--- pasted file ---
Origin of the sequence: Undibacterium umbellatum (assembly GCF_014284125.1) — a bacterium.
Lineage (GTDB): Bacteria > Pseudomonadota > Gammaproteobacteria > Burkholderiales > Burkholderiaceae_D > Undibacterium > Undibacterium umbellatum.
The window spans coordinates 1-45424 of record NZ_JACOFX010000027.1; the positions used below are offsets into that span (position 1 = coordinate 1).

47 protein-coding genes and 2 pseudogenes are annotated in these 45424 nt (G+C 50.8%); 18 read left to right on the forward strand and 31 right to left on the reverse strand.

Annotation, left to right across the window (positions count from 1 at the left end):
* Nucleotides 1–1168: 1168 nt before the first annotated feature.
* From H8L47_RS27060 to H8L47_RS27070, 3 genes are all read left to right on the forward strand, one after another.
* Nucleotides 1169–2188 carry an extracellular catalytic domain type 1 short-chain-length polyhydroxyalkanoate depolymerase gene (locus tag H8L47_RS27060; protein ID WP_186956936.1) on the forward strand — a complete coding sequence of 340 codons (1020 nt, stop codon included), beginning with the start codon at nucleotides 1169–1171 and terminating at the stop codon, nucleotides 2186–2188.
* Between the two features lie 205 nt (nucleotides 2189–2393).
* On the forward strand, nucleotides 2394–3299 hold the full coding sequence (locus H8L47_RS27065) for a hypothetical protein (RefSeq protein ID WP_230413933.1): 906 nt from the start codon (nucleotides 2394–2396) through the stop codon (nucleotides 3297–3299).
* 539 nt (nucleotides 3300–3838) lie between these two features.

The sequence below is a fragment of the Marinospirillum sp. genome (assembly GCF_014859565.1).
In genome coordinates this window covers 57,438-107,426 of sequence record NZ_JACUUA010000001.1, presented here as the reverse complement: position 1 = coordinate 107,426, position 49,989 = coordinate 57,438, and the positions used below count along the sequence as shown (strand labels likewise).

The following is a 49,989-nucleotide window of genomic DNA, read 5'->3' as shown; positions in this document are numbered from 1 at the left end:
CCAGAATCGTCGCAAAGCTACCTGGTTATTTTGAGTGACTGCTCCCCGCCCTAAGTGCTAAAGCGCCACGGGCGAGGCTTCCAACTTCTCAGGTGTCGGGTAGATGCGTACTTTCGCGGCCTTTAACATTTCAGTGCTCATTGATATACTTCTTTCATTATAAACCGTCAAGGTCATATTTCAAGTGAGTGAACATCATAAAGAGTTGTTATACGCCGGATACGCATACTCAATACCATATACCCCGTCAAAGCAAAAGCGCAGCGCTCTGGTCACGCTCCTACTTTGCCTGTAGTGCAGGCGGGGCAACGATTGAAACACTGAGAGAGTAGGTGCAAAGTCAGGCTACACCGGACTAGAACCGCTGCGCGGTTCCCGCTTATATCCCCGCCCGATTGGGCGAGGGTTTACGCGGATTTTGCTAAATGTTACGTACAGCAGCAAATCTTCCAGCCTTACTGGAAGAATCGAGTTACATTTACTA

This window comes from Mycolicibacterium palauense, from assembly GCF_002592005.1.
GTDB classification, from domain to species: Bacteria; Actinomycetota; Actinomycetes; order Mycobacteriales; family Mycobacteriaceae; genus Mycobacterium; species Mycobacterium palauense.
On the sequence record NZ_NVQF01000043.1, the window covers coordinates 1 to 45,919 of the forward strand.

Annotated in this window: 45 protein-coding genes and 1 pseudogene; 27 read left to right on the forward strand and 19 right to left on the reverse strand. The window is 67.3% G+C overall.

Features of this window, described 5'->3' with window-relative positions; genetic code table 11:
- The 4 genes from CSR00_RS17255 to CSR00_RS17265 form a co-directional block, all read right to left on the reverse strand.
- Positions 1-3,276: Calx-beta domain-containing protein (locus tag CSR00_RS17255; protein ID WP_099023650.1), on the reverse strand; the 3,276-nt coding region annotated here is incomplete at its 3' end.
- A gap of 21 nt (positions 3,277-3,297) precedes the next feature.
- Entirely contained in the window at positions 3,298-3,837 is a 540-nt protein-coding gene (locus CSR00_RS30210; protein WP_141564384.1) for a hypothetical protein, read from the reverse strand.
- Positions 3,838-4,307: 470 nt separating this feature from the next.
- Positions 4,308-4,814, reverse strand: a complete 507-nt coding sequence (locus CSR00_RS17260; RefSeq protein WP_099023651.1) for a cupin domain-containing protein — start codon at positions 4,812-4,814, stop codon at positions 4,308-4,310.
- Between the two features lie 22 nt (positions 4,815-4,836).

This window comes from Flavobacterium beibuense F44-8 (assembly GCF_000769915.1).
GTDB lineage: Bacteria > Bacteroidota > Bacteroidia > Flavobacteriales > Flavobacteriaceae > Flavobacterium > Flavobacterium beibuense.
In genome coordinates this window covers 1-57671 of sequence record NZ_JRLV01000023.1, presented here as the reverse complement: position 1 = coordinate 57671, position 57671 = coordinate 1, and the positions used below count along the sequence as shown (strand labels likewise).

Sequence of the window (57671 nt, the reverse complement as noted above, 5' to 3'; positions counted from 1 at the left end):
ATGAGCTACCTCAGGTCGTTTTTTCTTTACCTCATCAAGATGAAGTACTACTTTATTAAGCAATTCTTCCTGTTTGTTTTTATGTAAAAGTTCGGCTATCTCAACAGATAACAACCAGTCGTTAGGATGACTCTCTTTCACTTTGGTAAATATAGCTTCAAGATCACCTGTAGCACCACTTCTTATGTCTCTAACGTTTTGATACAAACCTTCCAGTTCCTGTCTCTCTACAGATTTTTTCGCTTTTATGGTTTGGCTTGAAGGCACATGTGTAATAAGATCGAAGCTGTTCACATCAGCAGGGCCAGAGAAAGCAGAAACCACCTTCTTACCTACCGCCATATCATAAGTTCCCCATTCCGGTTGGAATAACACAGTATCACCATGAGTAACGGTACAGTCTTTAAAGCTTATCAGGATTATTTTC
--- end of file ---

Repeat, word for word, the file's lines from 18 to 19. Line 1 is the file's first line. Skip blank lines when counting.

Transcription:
On the sequence record NZ_NVQF01000043.1, the window covers coordinates 1 to 45,919 of the forward strand.

Annotated in this window: 45 protein-coding genes and 1 pseudogene; 27 read left to right on the forward strand and 19 right to left on the reverse strand. The window is 67.3% G+C overall.